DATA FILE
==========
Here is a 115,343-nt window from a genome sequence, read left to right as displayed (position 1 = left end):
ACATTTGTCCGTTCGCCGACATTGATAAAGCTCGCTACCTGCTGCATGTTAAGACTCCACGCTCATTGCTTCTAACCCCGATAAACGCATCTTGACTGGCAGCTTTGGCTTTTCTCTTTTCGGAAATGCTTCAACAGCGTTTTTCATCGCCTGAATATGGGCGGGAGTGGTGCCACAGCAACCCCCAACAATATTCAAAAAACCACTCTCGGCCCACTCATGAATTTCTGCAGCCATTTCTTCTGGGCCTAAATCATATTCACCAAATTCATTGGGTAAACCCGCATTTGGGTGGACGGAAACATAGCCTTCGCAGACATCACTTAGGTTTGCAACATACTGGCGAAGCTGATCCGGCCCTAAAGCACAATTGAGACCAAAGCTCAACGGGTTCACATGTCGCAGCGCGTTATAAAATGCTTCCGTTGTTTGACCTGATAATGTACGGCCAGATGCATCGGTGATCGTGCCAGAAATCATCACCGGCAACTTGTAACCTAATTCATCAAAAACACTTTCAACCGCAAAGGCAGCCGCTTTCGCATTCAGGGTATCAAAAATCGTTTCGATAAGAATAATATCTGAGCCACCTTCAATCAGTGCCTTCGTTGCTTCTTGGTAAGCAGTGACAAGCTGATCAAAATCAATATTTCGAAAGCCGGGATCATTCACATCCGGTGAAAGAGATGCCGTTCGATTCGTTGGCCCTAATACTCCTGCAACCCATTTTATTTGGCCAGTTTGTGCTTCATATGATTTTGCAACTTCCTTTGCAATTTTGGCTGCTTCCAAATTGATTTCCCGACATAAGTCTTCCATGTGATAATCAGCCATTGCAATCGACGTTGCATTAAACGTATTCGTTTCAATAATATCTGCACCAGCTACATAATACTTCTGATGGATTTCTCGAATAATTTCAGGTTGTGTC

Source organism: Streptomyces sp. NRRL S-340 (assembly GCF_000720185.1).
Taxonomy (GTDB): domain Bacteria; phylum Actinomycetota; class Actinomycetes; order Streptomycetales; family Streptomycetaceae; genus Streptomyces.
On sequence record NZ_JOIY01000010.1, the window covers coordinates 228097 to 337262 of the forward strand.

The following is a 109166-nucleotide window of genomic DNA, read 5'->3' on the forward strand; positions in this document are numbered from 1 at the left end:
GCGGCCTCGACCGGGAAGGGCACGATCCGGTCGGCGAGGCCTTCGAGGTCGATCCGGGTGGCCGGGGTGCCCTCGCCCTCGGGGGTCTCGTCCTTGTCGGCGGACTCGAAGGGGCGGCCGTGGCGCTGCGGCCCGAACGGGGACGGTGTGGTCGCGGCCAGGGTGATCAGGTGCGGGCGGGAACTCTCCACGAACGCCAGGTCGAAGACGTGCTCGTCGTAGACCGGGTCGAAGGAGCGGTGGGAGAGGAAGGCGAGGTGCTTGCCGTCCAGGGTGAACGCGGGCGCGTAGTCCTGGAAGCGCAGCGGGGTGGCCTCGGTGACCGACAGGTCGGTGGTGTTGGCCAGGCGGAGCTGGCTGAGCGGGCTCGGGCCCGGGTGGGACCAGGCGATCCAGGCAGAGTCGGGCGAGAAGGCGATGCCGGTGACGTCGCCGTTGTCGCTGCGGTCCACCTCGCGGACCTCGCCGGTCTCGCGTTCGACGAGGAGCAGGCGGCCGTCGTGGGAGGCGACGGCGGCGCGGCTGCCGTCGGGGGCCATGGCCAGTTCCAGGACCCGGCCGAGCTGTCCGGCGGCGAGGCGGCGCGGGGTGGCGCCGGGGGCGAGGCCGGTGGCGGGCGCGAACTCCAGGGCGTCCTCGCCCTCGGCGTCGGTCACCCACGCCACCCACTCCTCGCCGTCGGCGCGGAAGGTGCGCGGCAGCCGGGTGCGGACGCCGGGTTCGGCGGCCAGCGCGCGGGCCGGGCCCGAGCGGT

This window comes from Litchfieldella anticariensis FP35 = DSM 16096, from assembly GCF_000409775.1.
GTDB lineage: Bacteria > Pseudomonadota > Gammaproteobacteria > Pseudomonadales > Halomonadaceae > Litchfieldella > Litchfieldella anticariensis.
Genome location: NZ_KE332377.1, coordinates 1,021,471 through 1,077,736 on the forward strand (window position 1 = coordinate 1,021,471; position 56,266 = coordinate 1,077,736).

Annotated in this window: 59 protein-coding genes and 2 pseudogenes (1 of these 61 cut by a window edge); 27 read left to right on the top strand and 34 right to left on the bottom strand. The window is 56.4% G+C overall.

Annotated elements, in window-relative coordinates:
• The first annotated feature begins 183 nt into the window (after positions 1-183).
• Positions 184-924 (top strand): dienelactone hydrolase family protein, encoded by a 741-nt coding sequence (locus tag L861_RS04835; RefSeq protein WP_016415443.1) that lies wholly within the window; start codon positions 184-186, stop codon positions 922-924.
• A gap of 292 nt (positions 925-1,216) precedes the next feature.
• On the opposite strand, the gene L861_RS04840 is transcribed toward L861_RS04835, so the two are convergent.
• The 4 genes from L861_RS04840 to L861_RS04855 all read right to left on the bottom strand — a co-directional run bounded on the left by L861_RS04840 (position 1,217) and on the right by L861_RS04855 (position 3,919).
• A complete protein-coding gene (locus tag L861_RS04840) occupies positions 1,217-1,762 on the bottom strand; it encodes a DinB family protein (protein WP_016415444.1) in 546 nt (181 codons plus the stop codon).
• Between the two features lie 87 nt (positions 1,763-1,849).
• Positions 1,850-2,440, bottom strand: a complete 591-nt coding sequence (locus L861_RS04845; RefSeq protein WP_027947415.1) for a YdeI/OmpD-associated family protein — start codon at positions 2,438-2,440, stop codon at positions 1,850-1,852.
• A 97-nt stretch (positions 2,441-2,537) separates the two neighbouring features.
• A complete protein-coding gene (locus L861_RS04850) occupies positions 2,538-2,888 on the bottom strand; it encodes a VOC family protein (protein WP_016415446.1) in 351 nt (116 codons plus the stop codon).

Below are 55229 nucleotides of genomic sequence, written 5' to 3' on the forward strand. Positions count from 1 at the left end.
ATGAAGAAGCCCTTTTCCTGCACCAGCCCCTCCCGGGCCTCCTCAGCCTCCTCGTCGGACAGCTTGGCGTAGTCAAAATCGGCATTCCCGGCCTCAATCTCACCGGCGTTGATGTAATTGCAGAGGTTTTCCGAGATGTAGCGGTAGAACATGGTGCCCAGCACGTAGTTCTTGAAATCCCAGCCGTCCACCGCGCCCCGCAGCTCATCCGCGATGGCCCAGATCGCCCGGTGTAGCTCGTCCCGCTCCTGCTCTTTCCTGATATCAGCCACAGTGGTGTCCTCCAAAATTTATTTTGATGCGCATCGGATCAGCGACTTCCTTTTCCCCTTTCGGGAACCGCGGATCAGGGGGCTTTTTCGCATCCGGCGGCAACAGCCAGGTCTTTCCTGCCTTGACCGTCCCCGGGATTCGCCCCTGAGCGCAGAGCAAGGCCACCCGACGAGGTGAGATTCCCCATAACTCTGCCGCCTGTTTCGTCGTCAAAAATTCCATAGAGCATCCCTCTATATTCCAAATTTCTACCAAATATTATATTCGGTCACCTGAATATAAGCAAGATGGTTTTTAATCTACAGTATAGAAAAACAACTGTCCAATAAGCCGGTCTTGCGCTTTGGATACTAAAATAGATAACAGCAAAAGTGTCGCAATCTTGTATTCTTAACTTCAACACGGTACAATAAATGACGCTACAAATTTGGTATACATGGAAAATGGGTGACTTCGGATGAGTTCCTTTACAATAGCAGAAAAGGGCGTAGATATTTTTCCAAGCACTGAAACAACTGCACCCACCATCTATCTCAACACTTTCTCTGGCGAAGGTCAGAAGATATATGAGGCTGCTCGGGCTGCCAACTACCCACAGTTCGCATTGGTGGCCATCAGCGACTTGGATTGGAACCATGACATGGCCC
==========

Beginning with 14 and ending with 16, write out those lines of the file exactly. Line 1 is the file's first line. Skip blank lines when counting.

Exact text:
• Positions 184-924 (top strand): dienelactone hydrolase family protein, encoded by a 741-nt coding sequence (locus tag L861_RS04835; RefSeq protein WP_016415443.1) that lies wholly within the window; start codon positions 184-186, stop codon positions 922-924.
• A gap of 292 nt (positions 925-1,216) precedes the next feature.
• On the opposite strand, the gene L861_RS04840 is transcribed toward L861_RS04835, so the two are convergent.